The Passage Theatre Company developed from a 1985 initiative to create a professional theater project in Trenton. The effort to mount a production of nationally known Trenton playwright William Mastrosimone’s new play The Undoing was a continuation of collaborative work developed through the Original Trenton Coffeehouse, Trenton Theater Guild, and the Trenton Artists Workshop Association. Trenton resident Dan Aubrey, acted as the company’s first producer, negotiated the initial Actors’ Equity Association contract, and hired the artistic staff and crew. That included director Veronica Brady, who became the company’s first artistic director. The success of the project allowed the original organizers to establish a new nonprofit company and continue producing new works by regionally and nationally recognized playwrights.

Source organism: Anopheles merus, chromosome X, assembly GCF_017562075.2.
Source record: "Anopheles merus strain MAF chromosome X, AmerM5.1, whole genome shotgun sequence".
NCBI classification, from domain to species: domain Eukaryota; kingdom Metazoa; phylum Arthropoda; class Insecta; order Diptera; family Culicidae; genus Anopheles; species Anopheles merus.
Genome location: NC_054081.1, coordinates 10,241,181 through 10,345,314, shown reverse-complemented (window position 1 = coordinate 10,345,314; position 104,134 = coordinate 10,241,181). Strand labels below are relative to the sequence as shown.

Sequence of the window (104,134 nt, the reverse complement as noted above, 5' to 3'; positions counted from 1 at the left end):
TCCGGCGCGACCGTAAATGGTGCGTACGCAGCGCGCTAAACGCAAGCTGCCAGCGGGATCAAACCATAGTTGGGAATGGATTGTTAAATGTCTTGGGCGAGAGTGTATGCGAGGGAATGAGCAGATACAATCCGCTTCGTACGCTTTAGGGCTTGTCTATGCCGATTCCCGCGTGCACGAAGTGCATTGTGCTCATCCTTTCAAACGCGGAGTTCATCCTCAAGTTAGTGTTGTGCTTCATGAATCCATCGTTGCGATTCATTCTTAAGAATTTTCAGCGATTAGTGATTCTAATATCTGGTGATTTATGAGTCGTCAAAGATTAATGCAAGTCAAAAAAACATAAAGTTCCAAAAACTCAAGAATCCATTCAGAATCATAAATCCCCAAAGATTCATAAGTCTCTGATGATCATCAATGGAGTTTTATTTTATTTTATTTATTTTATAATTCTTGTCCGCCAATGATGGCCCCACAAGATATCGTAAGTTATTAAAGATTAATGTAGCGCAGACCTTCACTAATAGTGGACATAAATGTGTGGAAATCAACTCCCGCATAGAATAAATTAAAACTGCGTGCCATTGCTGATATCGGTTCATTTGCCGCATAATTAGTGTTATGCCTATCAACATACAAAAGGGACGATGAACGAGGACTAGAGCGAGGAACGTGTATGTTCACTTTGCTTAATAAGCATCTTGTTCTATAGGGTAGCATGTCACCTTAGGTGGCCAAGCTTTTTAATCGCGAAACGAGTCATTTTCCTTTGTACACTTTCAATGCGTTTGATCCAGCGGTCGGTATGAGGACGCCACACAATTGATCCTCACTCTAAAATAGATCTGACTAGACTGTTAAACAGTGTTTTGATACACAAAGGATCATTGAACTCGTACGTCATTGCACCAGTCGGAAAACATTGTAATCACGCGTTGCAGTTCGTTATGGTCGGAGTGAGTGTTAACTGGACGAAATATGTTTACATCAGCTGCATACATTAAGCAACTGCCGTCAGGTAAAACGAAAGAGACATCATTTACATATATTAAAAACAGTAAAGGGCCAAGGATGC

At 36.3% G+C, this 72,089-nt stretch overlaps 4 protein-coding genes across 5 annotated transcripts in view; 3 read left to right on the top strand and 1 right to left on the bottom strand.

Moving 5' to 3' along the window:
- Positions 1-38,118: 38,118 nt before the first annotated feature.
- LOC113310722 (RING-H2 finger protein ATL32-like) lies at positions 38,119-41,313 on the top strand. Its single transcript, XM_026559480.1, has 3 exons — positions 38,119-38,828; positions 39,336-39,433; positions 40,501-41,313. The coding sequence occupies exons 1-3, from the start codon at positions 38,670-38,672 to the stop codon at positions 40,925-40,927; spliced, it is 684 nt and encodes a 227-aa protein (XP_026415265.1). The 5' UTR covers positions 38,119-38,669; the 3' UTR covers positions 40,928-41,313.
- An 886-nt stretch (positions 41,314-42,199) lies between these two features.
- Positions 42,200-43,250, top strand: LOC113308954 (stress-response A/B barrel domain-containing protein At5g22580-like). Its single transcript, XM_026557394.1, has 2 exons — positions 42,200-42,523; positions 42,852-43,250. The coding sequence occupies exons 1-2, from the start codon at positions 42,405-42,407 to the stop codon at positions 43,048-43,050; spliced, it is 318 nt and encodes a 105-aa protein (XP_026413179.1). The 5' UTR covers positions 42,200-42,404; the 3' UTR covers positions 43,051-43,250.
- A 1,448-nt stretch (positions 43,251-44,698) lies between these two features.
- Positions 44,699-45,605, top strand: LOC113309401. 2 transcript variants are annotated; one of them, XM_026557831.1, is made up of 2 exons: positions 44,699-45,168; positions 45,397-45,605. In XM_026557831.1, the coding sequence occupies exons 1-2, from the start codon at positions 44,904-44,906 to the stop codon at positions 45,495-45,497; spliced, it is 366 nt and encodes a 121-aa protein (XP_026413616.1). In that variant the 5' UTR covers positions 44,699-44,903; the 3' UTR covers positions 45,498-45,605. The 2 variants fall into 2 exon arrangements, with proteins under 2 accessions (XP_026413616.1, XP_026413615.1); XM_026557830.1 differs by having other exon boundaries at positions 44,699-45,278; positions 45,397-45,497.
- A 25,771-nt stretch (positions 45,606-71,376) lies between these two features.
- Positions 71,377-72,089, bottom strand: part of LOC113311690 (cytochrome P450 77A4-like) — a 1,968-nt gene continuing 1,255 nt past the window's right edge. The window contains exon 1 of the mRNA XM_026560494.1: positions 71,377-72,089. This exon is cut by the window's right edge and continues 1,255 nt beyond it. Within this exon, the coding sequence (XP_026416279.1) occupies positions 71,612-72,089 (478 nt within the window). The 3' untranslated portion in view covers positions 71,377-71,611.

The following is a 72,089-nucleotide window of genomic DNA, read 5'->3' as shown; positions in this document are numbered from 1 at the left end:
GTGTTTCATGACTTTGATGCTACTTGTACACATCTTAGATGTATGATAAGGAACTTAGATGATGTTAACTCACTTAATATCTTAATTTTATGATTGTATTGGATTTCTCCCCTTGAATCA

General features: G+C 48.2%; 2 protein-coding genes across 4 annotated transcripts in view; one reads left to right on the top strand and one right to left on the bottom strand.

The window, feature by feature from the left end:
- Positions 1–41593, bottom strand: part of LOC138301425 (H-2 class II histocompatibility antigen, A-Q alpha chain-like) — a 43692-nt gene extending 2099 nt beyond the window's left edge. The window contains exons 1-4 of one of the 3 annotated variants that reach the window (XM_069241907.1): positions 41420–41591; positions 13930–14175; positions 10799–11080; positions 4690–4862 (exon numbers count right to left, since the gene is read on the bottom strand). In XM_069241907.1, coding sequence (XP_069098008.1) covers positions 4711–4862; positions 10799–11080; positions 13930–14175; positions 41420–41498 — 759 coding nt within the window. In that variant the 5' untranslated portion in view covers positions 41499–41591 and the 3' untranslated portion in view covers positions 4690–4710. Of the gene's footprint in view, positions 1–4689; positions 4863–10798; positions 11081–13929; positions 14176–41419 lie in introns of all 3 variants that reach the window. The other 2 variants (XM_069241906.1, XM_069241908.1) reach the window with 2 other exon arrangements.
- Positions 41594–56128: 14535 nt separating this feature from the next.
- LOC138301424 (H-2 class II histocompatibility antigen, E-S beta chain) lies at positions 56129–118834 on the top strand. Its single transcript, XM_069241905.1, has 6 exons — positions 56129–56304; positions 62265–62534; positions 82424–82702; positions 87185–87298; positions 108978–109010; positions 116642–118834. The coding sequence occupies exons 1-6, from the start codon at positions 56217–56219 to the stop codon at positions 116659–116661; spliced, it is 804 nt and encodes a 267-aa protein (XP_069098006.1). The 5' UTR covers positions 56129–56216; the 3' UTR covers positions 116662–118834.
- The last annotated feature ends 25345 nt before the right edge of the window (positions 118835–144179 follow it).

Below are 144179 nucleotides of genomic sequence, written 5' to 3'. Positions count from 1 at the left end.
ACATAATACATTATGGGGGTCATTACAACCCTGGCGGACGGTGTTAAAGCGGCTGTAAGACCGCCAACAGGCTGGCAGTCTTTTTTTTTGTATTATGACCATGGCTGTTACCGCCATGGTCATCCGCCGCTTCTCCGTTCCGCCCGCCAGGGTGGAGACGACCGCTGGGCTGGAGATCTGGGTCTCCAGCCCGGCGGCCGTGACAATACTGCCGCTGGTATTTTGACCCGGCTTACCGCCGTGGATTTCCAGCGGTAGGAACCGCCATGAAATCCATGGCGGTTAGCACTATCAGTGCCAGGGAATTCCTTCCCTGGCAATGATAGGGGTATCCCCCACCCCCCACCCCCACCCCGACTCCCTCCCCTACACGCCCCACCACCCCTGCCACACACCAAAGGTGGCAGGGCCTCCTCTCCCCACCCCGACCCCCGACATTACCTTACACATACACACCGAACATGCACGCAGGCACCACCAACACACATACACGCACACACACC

Aubrey left the company in 1988 and Brady departed soon after in 1991, following the successful commission of Roebling Steel by Jim McGrath, which was the beginning of oral-history based Trenton stories at Passage Theatre. Elizabeth Murphy served two stints as Producing Artistic Director, surrounded by periods of uncertainty. Murphy saw the company through a difficult transition period but still managed to produce some of Passage’s most famous plays including Avenue X and Mastrosimone’s Sunshine.